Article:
Appellants argue that the road maintenance fee is a tax rather than a service charge. Respondents argue that the fee is a permissible service charge. The fact that the ordinance refers to the fee as a "road maintenance fee" rather than a tax is not determinative. The question of whether a particular charge is a tax depends on its real nature and not its designation. Powell v. Chapman, 260 S.C. 516, 197 S.E. (2d) 287 (1973); Jackson v. Breeland, 103 S.C. 184, 88 S.E. 128 (1915) (in distinguishing assessments from taxes the court held that courts will look behind mere words). In any doubtful case, however, the intent of the legislature as expressed in its characterization of the fee must be given judicial respect. Emerson College v. City of Boston, 391 Mass. 415, 462 N.E. (2d) 1098 (1984) (citing Associated Indus., Inc. v. Comm'r. of Revenue, 378 Mass. 657, 393 N.E. (2d) 812 (1979)).
South Carolina has not distinguished between a service charge and a tax. Other jurisdictions have held that a tax is an enforced contribution to provide for the support of government, whereas a fee is a charge for a particular service. Long Run Baptist Ass'n. v. Louisville County Metro. Sewer Dist., *185 775 S.W. (2d) 520 (Ky. App. 1989). See Craig v. City of Macon, 543 S.W. (2d) 772 (Mo. 1976) (fees or charges are rendered in connection with a specific purpose while taxes are not); Emerson College v. City of Boston, supra, (fees are charged in exchange for a particular governmental service which benefits the party paying in a manner not shared by other members of society).
Although a service charge may possess points of similarity to a tax, it is inherently different and governed by different principles. A service charge is imposed on the theory that the portion of the community which is required to pay it receives some special benefit as a result of the improvement made with the proceeds of the charge. A charge does not become a tax merely because the general public obtains a benefit. See Robinson v. Richland County Council, supra; Casey v. Richland County Council, 282 S.C. 387, 320 S.E. (2d) 443 (1984). Appellants argue that the ordinance is invalid because of the disparity between the people who benefit and the people who pay. In Home Bldrs. v. Bd. of Comm'rs., 446 So. (2d) 140 (Fla. Dist. Ct. App. 1983), a home builders and contractors association challenged an ordinance which imposed an impact fee on any new development activity which generated road traffic to pay for road construction. The court held that any improvement of roads would in some measure benefit those who do not pay and the fee is valid as long as it does not exceed the cost of the improvements and the improvements benefit the payors.
Courts have also looked at the objective in imposing the fee. In Craig, supra, the Missouri Supreme Court considered whether the revenues generated by the fees were to be paid into the general fund of the government to defray customary governmental expenditures. In Emerson, supra, the Massachusetts Supreme Court held that when the revenue from fees is destined for the general fund this indicates that the fee is a tax. The Horry County ordinance provides that the fees are to go into the general fund but that they are to be specifically used for the maintenance and improvement of county roads. Therefore, because the money collected is specifically allocated for road maintenance, we hold that the fee is service charge.*186 (3) UNIFORMITY
To be a valid service charge under S.C. Code Ann. § 4-9-30(5), the charge must be uniform. Every owner of a motor vehicle registered in Horry County must pay a flat fee of $15.00 per vehicle. Appellant argues that for the fee to be uniform it should be tied to mileage with owners submitting affidavits certifying the number miles which they have driven on county roads. This procedure would be nearly impossible to implement as most owners would not know when they were driving on county roads, as opposed to state roads, and the record keeping would be burdensome. There is no inequality or discrimination which would render the fee invalid. Therefore, the uniformity requirement is met.(4) EQUAL PROTECTION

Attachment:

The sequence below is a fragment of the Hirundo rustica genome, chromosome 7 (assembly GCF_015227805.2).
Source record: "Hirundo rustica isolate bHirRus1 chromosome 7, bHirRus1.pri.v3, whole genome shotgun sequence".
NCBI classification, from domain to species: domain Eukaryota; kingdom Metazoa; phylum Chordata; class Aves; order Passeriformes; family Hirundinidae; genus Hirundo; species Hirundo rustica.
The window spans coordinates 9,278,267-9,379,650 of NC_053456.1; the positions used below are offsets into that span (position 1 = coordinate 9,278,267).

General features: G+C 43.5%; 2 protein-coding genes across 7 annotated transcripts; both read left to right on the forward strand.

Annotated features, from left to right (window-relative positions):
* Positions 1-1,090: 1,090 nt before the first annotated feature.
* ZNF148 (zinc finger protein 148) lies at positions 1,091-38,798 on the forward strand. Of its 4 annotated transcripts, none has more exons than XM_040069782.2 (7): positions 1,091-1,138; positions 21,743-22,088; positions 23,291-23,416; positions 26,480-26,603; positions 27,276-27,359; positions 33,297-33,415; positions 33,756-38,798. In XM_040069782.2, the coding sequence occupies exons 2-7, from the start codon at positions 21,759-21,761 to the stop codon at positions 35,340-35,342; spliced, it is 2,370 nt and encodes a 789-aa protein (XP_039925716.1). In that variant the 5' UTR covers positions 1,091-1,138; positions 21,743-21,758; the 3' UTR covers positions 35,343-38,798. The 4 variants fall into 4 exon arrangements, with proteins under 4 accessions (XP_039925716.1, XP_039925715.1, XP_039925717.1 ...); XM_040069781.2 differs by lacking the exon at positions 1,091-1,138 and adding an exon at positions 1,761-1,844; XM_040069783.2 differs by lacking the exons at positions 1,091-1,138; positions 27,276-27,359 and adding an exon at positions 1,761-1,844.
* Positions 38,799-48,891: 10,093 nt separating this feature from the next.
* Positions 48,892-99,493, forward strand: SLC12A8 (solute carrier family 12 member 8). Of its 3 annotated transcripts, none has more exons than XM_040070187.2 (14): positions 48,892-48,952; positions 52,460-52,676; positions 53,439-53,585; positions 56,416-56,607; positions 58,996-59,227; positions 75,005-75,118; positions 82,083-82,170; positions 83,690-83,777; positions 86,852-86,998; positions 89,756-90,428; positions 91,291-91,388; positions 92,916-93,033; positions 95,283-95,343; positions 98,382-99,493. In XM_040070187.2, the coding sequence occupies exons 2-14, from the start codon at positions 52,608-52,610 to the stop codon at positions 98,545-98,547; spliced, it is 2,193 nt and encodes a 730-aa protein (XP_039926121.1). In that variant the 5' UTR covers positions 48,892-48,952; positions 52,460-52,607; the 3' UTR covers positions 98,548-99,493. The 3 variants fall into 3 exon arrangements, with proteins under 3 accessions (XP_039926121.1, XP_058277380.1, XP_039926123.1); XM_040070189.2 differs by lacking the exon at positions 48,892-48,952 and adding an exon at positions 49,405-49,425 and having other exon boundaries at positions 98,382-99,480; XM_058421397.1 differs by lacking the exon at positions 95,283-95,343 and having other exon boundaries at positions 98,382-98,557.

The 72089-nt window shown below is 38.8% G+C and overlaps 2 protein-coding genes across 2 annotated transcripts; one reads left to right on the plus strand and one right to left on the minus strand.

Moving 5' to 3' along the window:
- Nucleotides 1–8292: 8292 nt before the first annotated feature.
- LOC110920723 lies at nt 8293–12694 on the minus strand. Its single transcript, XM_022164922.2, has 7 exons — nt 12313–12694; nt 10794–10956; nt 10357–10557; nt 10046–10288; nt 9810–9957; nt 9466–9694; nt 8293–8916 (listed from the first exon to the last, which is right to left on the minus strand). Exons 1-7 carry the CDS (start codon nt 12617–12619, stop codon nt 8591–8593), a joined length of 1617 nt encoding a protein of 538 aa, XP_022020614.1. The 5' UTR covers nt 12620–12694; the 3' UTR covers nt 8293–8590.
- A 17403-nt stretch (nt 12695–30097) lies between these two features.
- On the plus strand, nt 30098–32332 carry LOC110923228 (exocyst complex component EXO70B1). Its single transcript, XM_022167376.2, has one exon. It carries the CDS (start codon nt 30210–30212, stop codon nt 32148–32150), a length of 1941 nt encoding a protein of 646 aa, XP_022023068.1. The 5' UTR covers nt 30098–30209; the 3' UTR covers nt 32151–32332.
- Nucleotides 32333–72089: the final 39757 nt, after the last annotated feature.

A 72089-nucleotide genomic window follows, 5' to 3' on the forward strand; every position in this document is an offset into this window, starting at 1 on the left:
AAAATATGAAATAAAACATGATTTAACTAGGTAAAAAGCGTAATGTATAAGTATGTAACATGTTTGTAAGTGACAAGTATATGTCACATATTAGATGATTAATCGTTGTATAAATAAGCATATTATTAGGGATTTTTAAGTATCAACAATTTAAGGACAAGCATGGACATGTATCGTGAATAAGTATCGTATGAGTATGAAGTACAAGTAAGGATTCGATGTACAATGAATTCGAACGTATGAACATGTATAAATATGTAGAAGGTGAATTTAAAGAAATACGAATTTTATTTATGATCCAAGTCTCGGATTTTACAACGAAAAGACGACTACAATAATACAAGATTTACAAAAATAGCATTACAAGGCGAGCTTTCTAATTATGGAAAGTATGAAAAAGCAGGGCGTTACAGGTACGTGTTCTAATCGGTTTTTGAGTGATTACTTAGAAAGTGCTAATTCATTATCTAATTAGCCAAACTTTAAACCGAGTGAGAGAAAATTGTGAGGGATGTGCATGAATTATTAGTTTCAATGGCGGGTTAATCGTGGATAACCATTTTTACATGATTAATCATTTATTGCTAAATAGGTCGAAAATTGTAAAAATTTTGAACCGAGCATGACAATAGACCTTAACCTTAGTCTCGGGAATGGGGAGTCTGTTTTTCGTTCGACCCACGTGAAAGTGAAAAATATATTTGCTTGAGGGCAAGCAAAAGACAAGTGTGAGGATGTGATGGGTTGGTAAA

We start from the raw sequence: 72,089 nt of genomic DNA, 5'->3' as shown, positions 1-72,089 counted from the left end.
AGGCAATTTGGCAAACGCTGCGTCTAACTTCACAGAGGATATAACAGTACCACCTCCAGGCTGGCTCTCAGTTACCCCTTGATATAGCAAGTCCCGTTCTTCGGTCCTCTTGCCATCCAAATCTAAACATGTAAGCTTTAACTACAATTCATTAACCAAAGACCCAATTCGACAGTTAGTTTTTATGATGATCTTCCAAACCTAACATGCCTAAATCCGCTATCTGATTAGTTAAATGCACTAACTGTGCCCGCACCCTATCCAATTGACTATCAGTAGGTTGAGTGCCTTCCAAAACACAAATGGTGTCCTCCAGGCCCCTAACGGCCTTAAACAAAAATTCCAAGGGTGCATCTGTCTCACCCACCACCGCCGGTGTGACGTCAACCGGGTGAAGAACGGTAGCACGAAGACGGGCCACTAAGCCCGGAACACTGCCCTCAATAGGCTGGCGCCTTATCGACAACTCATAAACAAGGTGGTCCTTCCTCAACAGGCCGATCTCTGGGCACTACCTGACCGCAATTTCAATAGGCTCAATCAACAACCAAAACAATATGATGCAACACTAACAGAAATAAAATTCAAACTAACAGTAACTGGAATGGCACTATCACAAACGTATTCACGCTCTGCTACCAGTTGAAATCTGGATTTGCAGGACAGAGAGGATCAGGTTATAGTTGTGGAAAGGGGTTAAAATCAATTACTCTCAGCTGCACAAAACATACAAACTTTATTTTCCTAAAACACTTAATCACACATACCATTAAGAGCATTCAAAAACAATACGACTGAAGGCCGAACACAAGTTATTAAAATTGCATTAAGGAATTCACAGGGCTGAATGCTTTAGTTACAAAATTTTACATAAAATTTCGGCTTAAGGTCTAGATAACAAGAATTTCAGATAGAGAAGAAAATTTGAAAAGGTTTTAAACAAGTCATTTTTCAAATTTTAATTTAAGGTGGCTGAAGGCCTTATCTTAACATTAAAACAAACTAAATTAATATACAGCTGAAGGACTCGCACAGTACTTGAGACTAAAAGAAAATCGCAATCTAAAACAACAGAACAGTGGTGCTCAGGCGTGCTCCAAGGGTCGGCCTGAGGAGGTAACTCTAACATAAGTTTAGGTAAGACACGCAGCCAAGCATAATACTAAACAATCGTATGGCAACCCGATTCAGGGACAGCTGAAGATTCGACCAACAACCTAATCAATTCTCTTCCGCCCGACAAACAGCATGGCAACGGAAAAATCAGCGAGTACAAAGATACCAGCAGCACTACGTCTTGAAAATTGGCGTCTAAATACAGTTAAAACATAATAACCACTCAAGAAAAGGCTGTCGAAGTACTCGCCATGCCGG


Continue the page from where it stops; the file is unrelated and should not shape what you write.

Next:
If a classification is reasonably related to a proper legislative purpose and the members of each class are treated equally, any challenge under the equal protection clause fails. Robinson v. Richland County Council, supra; Medlock v. S.C. Fam. Farm Dev., 279 S.C. 316, 306 S.E. (2d) 605 (1983). The requirements of equal protection are satisfied if: (1) the classification bears a reasonable relation to the legislative purpose; (2) the members of the class are treated alike under similar circumstances; and (3) the classification rests on some reasonable basis. Medlock, supra. In addition, the burden is upon those challenging the legislation to prove lack of rational basis. Ex parte Yeargin, 295 S.C. 521, 369 S.E. (2d) 844 (1988).
A legislatively created classification will not be set aside as violative of the equal protection clause unless it is plainly arbitrary and there is no reasonable hypothesis to support the classification. Samson v. Greenville Hosp. System, 295 S.C. 359, 368 S.E. (2d) 665 (1988); Medlock, supra. Horry County placed all registered vehicles in a class which reasonably relates to the legislative purpose of generating funds for maintaining and improving county roads. Appellant has presented no evidence to show that this classification is arbitrary.
Appellant merely argues that the members of the class are not treated equally because county residents who reside outside a municipality and those who reside within a municipality *187 are in one class. The members of this class, however, are all treated alike as each owner registering a vehicle in the county must pay $15.00 per vehicle.
The classification rests on a reasonable basis as the vehicle owners are the persons who most often would use the roads. Therefore, the ordinance does not violate the equal protection clause.
HARWELL, C.J., FINNEY and TOAL, JJ., and ALEXANDER M. SANDERS, JR., Acting Associate Justice, concur.